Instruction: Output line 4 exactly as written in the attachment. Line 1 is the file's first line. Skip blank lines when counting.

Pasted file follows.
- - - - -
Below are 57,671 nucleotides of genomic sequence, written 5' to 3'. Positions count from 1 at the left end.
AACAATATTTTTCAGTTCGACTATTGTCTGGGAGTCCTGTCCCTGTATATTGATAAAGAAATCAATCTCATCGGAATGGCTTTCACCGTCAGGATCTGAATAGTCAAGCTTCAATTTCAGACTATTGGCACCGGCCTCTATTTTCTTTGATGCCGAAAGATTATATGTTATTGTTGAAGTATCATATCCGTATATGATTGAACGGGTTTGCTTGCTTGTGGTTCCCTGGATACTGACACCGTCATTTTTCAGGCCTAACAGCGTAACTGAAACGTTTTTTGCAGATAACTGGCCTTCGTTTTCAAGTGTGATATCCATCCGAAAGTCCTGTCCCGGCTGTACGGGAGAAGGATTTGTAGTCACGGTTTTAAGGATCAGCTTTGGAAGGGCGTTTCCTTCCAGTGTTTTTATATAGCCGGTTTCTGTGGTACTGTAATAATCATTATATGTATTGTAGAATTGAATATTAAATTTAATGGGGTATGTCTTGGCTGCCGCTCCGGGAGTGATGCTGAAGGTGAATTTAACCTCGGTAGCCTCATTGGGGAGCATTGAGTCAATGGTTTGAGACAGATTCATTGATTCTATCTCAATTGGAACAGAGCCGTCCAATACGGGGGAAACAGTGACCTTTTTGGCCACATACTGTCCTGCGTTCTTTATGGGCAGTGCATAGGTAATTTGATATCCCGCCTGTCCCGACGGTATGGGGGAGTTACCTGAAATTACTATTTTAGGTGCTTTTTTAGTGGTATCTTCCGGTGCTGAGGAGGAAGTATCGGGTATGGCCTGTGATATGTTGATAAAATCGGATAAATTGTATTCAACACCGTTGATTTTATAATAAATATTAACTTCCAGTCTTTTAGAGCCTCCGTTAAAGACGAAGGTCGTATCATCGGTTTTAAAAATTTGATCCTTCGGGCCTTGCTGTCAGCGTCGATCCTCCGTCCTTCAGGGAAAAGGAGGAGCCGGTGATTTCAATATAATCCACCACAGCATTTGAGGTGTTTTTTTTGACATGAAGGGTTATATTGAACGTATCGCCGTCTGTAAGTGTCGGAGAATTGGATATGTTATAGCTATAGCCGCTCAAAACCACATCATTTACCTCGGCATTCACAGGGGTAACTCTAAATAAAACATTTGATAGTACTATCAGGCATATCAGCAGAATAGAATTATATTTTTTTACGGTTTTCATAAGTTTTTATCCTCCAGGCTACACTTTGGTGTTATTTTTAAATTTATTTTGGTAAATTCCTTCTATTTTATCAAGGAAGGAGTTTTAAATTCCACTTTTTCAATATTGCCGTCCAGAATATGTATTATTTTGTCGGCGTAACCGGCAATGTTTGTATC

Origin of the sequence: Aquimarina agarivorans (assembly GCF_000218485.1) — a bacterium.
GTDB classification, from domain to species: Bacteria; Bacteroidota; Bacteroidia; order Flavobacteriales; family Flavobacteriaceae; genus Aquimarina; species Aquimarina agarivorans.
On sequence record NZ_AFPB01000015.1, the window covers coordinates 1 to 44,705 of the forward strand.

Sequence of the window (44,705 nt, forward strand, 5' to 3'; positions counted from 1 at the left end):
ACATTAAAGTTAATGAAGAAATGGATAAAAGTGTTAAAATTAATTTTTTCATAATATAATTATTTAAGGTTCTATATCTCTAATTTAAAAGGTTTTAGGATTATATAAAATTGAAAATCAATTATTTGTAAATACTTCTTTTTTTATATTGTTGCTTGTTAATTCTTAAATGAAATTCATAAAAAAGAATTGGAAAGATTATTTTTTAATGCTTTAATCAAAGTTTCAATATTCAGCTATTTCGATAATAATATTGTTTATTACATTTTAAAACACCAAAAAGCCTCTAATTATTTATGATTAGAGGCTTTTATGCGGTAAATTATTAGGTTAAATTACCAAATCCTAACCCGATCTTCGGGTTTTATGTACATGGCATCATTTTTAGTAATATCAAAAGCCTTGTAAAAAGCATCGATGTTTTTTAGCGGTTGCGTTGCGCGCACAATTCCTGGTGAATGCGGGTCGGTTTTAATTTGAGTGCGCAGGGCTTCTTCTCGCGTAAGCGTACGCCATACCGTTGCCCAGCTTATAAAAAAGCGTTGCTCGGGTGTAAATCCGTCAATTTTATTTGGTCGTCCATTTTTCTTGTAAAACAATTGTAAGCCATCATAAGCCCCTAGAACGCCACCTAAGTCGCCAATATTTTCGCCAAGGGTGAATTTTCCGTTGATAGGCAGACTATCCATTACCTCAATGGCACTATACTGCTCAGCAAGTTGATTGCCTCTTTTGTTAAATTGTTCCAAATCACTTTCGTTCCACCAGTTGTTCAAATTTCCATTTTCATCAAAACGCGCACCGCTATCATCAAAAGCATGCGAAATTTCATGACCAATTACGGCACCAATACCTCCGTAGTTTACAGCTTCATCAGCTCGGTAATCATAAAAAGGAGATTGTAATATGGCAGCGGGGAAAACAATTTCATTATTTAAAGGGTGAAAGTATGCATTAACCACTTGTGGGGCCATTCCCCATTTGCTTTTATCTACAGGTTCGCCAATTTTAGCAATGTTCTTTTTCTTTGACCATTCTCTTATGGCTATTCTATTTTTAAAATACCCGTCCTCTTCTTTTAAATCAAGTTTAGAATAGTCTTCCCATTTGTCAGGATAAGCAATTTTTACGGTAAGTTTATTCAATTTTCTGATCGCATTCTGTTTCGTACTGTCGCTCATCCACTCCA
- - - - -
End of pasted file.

GTDB classification, from domain to species: Bacteria; Bacteroidota; Bacteroidia; order Flavobacteriales; family Flavobacteriaceae; genus Aquimarina; species Aquimarina agarivorans.